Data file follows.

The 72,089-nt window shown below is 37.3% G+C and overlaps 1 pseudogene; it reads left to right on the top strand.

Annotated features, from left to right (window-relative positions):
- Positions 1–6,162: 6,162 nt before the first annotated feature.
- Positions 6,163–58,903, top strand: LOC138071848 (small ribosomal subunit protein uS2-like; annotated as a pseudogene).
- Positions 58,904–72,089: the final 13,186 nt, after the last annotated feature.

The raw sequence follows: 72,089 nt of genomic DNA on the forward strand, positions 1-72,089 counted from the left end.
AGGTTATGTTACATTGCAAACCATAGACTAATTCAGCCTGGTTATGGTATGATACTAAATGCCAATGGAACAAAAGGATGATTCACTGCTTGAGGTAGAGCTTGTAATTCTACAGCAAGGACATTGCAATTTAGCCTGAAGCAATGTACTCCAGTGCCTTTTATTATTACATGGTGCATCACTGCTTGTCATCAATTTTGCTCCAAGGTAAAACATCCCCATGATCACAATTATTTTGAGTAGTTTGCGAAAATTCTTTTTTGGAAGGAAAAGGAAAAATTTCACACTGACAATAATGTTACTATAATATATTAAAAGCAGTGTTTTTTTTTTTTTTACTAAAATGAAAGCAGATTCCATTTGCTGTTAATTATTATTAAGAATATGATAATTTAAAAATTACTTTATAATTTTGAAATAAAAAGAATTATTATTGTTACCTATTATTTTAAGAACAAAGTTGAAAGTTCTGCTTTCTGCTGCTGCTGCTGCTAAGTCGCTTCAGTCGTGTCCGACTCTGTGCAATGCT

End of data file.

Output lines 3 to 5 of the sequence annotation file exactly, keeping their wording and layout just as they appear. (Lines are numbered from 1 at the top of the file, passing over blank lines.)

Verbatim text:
- Positions 1–6,162: 6,162 nt before the first annotated feature.
- Positions 6,163–58,903, top strand: LOC138071848 (small ribosomal subunit protein uS2-like; annotated as a pseudogene).
- Positions 58,904–72,089: the final 13,186 nt, after the last annotated feature.